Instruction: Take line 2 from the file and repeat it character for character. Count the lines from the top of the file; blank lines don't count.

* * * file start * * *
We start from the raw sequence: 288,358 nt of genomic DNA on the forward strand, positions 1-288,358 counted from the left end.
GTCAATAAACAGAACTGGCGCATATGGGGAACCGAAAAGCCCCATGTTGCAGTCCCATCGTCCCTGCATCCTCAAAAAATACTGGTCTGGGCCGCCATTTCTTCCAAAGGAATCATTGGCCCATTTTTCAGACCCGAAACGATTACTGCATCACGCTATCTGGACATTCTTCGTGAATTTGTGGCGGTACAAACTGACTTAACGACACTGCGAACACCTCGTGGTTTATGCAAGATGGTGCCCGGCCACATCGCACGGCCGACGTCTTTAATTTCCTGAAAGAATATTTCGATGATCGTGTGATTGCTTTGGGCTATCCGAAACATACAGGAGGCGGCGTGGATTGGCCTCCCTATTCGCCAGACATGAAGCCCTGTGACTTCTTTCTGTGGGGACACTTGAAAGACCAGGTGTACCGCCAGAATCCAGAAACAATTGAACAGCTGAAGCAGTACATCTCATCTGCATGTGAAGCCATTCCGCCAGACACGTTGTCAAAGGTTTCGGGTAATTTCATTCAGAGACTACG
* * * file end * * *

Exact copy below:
GTCAATAAACAGAACTGGCGCATATGGGGAACCGAAAAGCCCCATGTTGCAGTCCCATCGTCCCTGCATCCTCAAAAAATACTGGTCTGGGCCGCCATTTCTTCCAAAGGAATCATTGGCCCATTTTTCAGACCCGAAACGATTACTGCATCACGCTATCTGGACATTCTTCGTGAATTTGTGGCGGTACAAACTGACTTAACGACACTGCGAACACCTCGTGGTTTATGCAAGATGGTGCCCGGCCACATCGCACGGCCGACGTCTTTAATTTCCTGAAAGAATATTTCGATGATCGTGTGATTGCTTTGGGCTATCCGAAACATACAGGAGGCGGCGTGGATTGGCCTCCCTATTCGCCAGACATGAAGCCCTGTGACTTCTTTCTGTGGGGACACTTGAAAGACCAGGTGTACCGCCAGAATCCAGAAACAATTGAACAGCTGAAGCAGTACATCTCATCTGCATGTGAAGCCATTCCGCCAGACACGTTGTCAAAGGTTTCGGGTAATTTCATTCAGAGACTACG